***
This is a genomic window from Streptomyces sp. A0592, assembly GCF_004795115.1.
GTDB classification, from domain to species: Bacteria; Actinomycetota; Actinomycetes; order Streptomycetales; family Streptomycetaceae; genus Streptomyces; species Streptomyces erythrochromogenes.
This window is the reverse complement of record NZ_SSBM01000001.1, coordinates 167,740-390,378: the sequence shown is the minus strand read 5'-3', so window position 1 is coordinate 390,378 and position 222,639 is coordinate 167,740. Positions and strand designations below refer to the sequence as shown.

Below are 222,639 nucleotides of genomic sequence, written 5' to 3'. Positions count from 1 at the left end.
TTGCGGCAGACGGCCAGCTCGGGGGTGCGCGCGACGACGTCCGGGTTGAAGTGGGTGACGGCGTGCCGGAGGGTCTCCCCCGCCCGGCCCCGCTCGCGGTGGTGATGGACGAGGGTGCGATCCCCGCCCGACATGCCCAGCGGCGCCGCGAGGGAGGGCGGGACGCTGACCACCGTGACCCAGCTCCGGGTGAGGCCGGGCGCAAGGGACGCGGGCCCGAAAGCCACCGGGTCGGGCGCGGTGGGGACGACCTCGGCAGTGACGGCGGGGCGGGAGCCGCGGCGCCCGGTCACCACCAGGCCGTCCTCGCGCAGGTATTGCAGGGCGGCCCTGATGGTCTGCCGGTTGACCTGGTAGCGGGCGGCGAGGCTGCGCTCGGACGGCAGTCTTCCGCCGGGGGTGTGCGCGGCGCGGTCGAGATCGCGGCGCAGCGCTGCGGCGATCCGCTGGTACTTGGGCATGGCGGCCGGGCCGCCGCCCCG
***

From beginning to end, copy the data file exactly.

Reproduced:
This is a genomic window from Streptomyces sp. A0592, assembly GCF_004795115.1.
GTDB classification, from domain to species: Bacteria; Actinomycetota; Actinomycetes; order Streptomycetales; family Streptomycetaceae; genus Streptomyces; species Streptomyces erythrochromogenes.
This window is the reverse complement of record NZ_SSBM01000001.1, coordinates 167,740-390,378: the sequence shown is the minus strand read 5'-3', so window position 1 is coordinate 390,378 and position 222,639 is coordinate 167,740. Positions and strand designations below refer to the sequence as shown.

Below are 222,639 nucleotides of genomic sequence, written 5' to 3'. Positions count from 1 at the left end.
TTGCGGCAGACGGCCAGCTCGGGGGTGCGCGCGACGACGTCCGGGTTGAAGTGGGTGACGGCGTGCCGGAGGGTCTCCCCCGCCCGGCCCCGCTCGCGGTGGTGATGGACGAGGGTGCGATCCCCGCCCGACATGCCCAGCGGCGCCGCGAGGGAGGGCGGGACGCTGACCACCGTGACCCAGCTCCGGGTGAGGCCGGGCGCAAGGGACGCGGGCCCGAAAGCCACCGGGTCGGGCGCGGTGGGGACGACCTCGGCAGTGACGGCGGGGCGGGAGCCGCGGCGCCCGGTCACCACCAGGCCGTCCTCGCGCAGGTATTGCAGGGCGGCCCTGATGGTCTGCCGGTTGACCTGGTAGCGGGCGGCGAGGCTGCGCTCGGACGGCAGTCTTCCGCCGGGGGTGTGCGCGGCGCGGTCGAGATCGCGGCGCAGCGCTGCGGCGATCCGCTGGTACTTGGGCATGGCGGCCGGGCCGCCGCCCCG